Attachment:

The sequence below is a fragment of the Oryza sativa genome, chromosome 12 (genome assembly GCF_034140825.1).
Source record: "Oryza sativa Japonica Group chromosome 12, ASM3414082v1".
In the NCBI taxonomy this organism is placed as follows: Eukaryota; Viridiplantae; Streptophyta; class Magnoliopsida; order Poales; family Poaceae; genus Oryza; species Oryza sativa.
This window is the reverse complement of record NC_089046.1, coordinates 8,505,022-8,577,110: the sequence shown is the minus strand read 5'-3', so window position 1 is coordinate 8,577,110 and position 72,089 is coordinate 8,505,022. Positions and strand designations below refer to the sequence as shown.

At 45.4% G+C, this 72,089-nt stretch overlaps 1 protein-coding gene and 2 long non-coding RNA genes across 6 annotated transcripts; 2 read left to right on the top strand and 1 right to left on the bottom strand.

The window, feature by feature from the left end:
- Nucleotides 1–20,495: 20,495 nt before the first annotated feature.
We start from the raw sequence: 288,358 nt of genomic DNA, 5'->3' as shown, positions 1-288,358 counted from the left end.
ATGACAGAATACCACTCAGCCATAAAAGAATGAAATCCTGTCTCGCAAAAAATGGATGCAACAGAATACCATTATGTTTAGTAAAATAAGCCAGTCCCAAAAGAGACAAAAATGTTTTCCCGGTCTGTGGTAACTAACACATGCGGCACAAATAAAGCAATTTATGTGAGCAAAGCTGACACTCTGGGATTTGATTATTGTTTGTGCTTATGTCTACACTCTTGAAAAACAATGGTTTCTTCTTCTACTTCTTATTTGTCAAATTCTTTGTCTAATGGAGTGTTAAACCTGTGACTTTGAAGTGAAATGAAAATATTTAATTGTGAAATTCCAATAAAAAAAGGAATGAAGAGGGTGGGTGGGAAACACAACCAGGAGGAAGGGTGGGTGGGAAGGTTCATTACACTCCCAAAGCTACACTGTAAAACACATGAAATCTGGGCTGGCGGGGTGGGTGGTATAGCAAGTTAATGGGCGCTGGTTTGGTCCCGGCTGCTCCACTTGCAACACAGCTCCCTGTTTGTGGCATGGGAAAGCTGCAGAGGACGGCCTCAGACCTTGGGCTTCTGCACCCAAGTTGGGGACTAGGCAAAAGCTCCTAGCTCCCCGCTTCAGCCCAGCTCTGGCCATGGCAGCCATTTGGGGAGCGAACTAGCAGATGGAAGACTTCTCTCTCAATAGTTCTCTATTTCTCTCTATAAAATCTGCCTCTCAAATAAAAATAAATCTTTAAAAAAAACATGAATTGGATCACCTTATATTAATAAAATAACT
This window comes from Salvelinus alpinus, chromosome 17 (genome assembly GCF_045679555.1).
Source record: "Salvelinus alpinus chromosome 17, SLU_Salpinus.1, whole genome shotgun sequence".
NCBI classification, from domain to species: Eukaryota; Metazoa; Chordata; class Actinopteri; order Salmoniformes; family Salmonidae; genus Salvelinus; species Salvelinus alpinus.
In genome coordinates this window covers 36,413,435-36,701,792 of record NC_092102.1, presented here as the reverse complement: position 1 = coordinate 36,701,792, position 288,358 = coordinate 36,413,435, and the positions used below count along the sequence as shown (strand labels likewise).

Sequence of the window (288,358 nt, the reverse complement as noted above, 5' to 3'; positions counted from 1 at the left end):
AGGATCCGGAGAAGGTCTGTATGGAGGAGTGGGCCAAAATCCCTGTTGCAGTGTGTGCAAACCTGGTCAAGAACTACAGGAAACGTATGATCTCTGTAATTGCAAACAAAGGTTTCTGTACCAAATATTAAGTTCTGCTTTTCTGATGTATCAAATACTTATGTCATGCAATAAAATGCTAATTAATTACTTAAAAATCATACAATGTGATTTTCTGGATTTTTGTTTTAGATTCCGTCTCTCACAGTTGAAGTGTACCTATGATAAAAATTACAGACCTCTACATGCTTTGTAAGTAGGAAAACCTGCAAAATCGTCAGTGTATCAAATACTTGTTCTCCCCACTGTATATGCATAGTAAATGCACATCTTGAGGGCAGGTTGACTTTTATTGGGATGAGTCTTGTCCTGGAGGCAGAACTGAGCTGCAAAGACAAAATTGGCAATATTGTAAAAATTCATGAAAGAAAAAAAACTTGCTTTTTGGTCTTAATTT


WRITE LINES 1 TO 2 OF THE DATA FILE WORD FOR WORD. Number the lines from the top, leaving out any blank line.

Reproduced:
The sequence below is a fragment of the Oryza sativa genome, chromosome 12 (genome assembly GCF_034140825.1).
Source record: "Oryza sativa Japonica Group chromosome 12, ASM3414082v1".